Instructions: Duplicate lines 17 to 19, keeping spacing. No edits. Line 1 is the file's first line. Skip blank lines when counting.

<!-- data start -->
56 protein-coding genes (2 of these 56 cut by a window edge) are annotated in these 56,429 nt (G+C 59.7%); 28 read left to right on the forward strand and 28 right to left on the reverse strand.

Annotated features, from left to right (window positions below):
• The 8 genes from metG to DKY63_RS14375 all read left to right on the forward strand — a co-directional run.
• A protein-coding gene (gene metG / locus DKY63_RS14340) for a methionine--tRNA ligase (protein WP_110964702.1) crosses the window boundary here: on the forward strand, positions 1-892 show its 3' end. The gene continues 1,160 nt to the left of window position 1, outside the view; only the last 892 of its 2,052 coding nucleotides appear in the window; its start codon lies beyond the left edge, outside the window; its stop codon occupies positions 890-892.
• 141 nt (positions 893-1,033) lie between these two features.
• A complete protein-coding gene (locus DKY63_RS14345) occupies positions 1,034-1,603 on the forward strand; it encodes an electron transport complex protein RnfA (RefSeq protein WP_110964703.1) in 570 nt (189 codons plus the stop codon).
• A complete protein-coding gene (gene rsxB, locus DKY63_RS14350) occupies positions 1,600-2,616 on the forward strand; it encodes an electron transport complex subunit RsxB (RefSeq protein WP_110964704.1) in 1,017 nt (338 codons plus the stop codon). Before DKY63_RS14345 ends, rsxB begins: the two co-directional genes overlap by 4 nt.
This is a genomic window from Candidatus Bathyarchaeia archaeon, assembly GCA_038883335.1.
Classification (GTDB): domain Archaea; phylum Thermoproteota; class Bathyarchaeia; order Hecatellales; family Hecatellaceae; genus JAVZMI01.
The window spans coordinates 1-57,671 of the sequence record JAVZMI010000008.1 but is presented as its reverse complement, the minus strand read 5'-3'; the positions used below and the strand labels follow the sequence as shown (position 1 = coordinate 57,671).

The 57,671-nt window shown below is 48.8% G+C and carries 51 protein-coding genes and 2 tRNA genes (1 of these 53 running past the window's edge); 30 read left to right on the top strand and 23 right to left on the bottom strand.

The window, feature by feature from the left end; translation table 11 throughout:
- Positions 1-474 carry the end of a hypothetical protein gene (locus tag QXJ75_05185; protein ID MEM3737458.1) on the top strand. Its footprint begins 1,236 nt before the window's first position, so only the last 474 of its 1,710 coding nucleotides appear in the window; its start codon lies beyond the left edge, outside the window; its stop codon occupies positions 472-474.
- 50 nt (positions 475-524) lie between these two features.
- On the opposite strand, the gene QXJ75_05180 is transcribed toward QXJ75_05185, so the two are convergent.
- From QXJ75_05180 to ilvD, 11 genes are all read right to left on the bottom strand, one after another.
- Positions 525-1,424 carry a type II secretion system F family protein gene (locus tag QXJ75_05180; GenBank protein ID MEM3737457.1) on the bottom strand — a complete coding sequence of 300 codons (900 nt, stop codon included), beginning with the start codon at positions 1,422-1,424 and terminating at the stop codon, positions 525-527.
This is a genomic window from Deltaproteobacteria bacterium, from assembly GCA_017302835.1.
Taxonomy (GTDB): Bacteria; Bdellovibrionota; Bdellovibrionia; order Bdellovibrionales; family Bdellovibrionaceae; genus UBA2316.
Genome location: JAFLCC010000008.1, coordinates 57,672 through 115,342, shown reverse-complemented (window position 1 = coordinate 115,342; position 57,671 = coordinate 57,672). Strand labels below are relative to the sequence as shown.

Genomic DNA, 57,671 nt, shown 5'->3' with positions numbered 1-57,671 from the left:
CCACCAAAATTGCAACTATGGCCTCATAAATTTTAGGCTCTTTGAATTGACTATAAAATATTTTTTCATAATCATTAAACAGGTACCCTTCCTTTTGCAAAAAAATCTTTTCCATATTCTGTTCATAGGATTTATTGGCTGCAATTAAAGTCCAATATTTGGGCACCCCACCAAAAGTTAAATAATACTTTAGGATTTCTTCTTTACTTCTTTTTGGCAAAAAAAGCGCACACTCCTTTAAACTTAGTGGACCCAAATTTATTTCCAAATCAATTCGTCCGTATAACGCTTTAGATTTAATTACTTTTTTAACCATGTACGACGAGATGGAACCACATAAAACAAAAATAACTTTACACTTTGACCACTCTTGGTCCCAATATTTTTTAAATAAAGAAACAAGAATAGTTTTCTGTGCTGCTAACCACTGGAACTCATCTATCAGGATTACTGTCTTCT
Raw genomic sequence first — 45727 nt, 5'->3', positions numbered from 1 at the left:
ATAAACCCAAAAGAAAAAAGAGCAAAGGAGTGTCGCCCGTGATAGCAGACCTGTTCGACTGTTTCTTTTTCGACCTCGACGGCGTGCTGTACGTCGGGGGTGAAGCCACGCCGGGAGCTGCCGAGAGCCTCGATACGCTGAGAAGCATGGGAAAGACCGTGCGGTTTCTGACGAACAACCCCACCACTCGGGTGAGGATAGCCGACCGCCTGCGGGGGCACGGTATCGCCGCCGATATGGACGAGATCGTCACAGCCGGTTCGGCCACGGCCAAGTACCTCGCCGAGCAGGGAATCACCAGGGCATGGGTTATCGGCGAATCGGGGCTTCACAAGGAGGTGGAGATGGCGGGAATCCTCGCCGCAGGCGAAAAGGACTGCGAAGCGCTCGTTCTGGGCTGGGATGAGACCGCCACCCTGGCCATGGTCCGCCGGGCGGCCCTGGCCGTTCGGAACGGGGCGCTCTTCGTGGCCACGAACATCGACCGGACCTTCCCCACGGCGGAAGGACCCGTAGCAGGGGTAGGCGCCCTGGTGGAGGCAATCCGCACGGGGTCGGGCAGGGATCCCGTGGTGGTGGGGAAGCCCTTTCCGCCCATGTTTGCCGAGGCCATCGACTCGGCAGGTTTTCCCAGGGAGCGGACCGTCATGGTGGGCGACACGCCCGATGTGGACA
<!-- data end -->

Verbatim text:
- Positions 525-1,424 carry a type II secretion system F family protein gene (locus tag QXJ75_05180; GenBank protein ID MEM3737457.1) on the bottom strand — a complete coding sequence of 300 codons (900 nt, stop codon included), beginning with the start codon at positions 1,422-1,424 and terminating at the stop codon, positions 525-527.
This is a genomic window from Deltaproteobacteria bacterium, from assembly GCA_017302835.1.
Taxonomy (GTDB): Bacteria; Bdellovibrionota; Bdellovibrionia; order Bdellovibrionales; family Bdellovibrionaceae; genus UBA2316.